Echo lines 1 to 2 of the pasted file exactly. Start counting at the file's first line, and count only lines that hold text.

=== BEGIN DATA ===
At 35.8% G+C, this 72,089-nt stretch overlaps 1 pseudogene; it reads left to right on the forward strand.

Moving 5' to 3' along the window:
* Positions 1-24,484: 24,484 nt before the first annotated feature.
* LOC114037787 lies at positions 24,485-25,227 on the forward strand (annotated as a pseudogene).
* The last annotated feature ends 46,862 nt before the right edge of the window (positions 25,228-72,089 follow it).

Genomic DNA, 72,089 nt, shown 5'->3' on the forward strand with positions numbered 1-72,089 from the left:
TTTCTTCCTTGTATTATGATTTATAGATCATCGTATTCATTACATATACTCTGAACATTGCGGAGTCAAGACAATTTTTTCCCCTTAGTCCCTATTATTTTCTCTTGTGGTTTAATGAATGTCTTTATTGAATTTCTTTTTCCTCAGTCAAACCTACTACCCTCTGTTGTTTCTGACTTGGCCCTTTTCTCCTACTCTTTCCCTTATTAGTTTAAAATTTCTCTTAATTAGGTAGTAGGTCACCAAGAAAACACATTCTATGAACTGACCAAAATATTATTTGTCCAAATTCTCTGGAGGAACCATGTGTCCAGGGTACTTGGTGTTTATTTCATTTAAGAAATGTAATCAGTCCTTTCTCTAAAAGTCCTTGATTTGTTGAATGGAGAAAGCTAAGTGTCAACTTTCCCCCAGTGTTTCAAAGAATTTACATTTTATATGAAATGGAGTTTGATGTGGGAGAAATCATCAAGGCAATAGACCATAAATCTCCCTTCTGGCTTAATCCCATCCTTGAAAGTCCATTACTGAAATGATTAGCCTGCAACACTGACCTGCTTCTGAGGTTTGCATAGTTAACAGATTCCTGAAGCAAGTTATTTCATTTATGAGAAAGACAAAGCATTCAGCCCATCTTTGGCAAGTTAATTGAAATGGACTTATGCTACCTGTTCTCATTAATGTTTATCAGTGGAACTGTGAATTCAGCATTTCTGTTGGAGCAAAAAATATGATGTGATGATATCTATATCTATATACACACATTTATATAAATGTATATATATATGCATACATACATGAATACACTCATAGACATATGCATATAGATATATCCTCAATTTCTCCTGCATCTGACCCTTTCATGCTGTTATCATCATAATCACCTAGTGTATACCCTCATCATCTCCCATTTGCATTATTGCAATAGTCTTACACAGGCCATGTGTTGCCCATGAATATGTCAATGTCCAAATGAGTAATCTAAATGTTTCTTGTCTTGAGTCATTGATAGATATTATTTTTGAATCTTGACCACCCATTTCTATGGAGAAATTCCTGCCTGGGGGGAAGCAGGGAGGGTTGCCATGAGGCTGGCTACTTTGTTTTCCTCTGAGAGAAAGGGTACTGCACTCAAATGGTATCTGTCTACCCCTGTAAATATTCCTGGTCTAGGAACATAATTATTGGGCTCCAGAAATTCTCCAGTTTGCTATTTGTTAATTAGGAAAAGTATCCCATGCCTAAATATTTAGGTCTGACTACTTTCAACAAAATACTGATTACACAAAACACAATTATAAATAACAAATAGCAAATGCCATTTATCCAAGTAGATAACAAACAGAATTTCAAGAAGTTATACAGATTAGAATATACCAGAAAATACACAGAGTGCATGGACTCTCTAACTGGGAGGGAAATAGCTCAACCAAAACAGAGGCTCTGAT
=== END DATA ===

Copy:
At 35.8% G+C, this 72,089-nt stretch overlaps 1 pseudogene; it reads left to right on the forward strand.

Moving 5' to 3' along the window: